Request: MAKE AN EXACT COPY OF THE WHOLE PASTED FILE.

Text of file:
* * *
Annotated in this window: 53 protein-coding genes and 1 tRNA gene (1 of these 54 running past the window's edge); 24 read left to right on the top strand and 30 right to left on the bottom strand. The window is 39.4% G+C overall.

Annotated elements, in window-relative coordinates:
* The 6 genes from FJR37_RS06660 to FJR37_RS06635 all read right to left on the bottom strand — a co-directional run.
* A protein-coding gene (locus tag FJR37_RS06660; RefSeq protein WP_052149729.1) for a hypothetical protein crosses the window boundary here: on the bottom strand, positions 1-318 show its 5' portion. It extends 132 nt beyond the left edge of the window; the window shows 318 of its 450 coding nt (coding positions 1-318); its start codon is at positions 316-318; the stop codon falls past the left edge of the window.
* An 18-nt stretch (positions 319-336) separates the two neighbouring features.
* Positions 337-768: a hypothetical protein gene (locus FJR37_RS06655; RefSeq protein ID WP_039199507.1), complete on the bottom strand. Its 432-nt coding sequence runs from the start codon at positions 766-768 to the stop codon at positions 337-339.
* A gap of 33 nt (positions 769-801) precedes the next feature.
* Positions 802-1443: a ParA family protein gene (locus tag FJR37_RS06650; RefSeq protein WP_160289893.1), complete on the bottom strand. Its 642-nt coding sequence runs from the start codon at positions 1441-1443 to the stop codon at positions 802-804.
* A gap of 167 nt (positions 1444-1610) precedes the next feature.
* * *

Annotated in this window: 53 protein-coding genes and 1 tRNA gene (1 of these 54 running past the window's edge); 24 read left to right on the top strand and 30 right to left on the bottom strand. The window is 39.4% G+C overall.

Annotated elements, in window-relative coordinates:
* The 6 genes from FJR37_RS06660 to FJR37_RS06635 all read right to left on the bottom strand — a co-directional run.
* A protein-coding gene (locus tag FJR37_RS06660; RefSeq protein WP_052149729.1) for a hypothetical protein crosses the window boundary here: on the bottom strand, positions 1-318 show its 5' portion. It extends 132 nt beyond the left edge of the window; the window shows 318 of its 450 coding nt (coding positions 1-318); its start codon is at positions 316-318; the stop codon falls past the left edge of the window.
* An 18-nt stretch (positions 319-336) separates the two neighbouring features.
* Positions 337-768: a hypothetical protein gene (locus FJR37_RS06655; RefSeq protein ID WP_039199507.1), complete on the bottom strand. Its 432-nt coding sequence runs from the start codon at positions 766-768 to the stop codon at positions 337-339.
* A gap of 33 nt (positions 769-801) precedes the next feature.
* Positions 802-1443: a ParA family protein gene (locus tag FJR37_RS06650; RefSeq protein WP_160289893.1), complete on the bottom strand. Its 642-nt coding sequence runs from the start codon at positions 1441-1443 to the stop codon at positions 802-804.
* A gap of 167 nt (positions 1444-1610) precedes the next feature.